Child Custody in Tennessee Determined by a Myriad of Factors
In other words, what is the child used to? There is a good chance that a court will keep a child doing what it is used to doing. If the child is 12 years of age or older, the child’s preference also comes into play. In some cases, the court may hear the preference of a child, and at times, the word of an older child may have a higher priority.
On the same note, courts can tell when a child is being prepped or instructed by an outside party and they do not think highly of this matter. The relationship between the child and parents is a factor to consider and also the mental and physical health of the parents. The history of physical or emotional abuse may also be examined, if any exists. The parent’s ongoing relationship with the child is a factor too.
In this same regard, the work schedules for each parent are a factor in child custody in Tennessee. Regarding siblings, courts generally tend to try to keep siblings together. Splitting them up is not too common of a practice. While these are just a few dynamics of child custody, none of them carry priority over the other and all are examined with other circumstances.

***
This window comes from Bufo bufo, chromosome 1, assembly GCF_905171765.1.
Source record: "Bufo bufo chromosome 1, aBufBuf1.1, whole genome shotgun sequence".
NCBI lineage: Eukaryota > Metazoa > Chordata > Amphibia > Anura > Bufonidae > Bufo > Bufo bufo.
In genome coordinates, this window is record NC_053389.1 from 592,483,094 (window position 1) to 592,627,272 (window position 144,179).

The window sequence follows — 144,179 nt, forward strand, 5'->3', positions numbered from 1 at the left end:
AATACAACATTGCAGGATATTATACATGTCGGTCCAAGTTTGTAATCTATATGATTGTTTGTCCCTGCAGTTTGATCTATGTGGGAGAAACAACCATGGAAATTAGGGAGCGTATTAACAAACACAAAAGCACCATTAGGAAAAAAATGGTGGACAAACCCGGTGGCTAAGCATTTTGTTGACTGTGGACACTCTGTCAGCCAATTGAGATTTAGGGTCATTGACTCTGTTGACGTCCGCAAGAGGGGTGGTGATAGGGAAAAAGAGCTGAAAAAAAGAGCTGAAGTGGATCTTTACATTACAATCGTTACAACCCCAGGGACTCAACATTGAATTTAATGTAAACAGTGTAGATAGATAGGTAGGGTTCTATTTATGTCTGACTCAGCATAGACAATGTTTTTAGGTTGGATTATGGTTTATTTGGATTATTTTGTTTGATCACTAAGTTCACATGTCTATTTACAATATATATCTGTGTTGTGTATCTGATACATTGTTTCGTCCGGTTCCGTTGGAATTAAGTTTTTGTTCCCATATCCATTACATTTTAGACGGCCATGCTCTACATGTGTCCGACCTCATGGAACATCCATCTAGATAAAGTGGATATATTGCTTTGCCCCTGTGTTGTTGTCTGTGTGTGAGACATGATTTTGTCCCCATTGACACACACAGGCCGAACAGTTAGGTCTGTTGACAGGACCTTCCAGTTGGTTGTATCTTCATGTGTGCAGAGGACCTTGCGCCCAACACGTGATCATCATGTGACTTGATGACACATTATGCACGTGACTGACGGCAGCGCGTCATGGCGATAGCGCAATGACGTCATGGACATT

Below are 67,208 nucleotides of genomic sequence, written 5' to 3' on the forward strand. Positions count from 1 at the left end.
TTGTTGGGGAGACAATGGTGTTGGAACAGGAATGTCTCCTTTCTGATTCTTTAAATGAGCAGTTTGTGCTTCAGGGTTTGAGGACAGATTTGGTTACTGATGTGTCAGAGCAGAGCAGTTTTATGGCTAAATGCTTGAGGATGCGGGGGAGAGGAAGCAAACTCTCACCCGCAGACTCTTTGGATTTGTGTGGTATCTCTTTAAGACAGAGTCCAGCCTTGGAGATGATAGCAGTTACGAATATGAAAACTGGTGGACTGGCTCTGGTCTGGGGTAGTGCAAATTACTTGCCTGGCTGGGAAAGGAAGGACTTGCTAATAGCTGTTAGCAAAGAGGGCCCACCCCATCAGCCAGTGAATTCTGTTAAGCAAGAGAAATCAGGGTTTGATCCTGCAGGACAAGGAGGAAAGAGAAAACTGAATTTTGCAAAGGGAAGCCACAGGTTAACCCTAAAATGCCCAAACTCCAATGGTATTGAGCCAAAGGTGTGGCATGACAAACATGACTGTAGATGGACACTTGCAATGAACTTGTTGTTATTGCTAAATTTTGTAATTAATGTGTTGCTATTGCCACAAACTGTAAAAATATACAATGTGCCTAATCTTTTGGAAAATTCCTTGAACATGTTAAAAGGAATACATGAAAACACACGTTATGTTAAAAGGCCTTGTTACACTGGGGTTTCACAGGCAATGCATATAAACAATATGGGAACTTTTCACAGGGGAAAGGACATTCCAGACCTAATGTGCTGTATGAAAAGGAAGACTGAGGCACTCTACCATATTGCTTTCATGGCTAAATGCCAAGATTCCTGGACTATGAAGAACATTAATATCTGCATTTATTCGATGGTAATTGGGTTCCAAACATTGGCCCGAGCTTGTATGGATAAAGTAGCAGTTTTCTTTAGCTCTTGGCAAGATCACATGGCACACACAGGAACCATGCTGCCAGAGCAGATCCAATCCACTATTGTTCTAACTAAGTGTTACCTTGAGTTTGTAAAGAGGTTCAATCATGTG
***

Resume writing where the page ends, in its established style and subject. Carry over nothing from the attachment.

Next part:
In other areas, it is sometimes normal to assume the mother can gain primary custody of a child. While it is common, this is not always the case as gender is not a determining factor in Tennessee. However, like other states, the mother gains custody in most scenarios. These are just a few stepping stones into child custody in the state of Tennessee. With many questions surrounding divorce and child custody laws, it is always a good idea to be prepared to tackle any questions that come to mind.
For a complete list of Best Interests Factors, see this summary from Knoxville Attorney K.O. Herston.